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EE201L_RTL_coding_style_verilog -...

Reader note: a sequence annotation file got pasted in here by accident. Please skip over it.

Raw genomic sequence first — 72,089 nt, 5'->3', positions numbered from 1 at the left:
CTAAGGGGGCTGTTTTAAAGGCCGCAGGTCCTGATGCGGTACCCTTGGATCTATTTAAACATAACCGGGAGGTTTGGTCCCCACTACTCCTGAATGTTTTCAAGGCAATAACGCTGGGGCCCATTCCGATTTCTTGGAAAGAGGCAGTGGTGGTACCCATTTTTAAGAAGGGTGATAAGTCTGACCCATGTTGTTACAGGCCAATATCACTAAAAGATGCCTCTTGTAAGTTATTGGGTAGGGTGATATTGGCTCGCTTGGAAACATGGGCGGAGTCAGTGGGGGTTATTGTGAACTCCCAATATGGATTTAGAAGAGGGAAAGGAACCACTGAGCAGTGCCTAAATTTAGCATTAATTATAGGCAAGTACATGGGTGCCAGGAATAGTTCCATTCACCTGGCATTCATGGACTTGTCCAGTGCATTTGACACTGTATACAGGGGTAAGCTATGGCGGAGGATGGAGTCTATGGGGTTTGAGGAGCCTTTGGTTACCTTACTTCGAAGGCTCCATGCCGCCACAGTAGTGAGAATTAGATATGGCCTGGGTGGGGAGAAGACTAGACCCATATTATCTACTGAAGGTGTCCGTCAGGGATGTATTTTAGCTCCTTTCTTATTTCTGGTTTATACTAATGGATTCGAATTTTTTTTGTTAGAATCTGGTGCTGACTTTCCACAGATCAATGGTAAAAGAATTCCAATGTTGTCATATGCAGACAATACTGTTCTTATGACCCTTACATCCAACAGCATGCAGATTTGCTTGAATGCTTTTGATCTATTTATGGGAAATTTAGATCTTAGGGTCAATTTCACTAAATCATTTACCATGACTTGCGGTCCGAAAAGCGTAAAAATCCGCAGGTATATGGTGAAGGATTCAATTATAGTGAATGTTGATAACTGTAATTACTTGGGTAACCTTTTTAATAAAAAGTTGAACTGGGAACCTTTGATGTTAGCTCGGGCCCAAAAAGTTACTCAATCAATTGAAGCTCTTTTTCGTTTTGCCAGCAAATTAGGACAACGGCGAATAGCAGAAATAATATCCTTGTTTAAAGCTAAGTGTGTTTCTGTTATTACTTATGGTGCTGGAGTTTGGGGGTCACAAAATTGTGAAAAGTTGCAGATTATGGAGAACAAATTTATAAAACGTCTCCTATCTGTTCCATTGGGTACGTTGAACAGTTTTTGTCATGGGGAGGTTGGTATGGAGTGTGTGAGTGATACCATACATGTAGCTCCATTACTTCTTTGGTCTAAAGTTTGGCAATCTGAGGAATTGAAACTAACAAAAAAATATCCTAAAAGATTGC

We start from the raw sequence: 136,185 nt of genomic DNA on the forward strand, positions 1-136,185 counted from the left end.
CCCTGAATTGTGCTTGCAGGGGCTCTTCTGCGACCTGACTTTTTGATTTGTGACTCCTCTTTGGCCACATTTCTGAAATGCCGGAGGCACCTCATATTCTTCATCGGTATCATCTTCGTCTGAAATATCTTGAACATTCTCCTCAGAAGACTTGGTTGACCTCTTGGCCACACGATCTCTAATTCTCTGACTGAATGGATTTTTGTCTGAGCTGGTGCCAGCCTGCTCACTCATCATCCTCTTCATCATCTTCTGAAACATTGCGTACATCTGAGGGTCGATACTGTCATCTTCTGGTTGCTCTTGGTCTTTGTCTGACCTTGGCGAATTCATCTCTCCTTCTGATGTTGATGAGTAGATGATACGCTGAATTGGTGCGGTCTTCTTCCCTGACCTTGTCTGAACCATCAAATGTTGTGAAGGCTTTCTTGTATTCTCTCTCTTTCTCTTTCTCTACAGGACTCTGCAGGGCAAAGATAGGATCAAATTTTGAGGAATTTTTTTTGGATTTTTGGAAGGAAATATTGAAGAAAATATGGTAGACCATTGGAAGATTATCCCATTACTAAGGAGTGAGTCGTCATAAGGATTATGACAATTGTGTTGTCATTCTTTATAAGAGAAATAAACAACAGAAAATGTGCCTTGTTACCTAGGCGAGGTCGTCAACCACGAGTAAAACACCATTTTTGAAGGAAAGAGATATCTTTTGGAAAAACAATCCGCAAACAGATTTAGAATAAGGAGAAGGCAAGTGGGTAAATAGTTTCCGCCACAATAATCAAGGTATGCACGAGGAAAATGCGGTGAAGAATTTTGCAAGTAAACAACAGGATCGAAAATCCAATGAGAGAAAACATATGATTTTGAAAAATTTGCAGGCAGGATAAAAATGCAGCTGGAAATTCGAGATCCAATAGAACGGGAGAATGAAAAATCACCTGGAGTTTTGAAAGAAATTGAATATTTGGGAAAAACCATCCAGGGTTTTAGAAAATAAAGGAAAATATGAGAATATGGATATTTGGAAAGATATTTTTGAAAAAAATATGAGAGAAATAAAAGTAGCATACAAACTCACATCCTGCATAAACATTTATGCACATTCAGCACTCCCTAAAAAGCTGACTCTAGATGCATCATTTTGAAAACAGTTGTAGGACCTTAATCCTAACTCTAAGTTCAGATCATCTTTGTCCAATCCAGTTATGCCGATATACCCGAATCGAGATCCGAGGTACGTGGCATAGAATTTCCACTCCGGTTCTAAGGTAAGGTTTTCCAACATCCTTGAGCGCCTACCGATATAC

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EE201L_RTL_coding_style_verilog.fm 2/24/09 1 C Copyright 2009 Gandhi Puvvada RTL Coding style and when we need to deviate from such a style In FPGA/ASIC design, it is recommended that you adopt a pure synchronous design methodology as much as possible. Synthesizers can interpret (and map) such designs successfully. Synchronous design In a good synchronous design, you perform -- register transfers only on significant clock edges -- avoid latches -- avoid asynchronous loading of registers/counters using direct set/direct clear -- avoid asynchronous setting/resetting of flip-flops acting as status/flags -- avoid level sensitive (asynchronous) RAM write operations In a synchronous design, you compute the value (to be deposited in a destination register) ahead of the arrival of the clock edge (at least setup time before the clock edge) and deposit the value at the clock edge. The computation logic is a combinational logic such as an incrementer in the case of a counter. Two major coding choices Two coding styles are described below. The first choice amounts to performing low level design by hand. Most engineers tend to use this style initially because they have been performing hand- designs / schematic-based designs and they are perhaps using HDL for the first time. Very soon, they realize the power of inference by the synthesis tools and start coding using the second style called RTL coding style. Experienced designers will occasionally use the first coding style to cater for special cases requiring deliberate deviation from the synchronous style of designing (or to overcome the limitations of the synthesis tools). Coding choice #1 (low-level coding, trying to translate the schematic design into HDL) In this choice of coding, separate combinational always procedural blocks/continuous assign- ments are used for all combinational logic. Clocked always procedural blocks are used just to update registers with the values computed by the combinational always procedural blocks. For example coding NSL (Next State Logic) by hand in a combinational always procedural block and having a clocked always procedural block just to update the Current_State with the value of the Next_State (as computed by the combinational always procedural block) comes under this style of coding. In a datapath, if a register X is loaded with Xin in the initial state, and with (X - Y) in a later com- putational state, one can visualize a subtractor to calculate (X - Y) and a multiplexer to select between Xin and (X - Y) and code them as combinational blocks. One also needs to think of the control signals such as X_Mux_Select and X_Load and write a combinational block OFL (Out- put Function Logic) to generate those signals.
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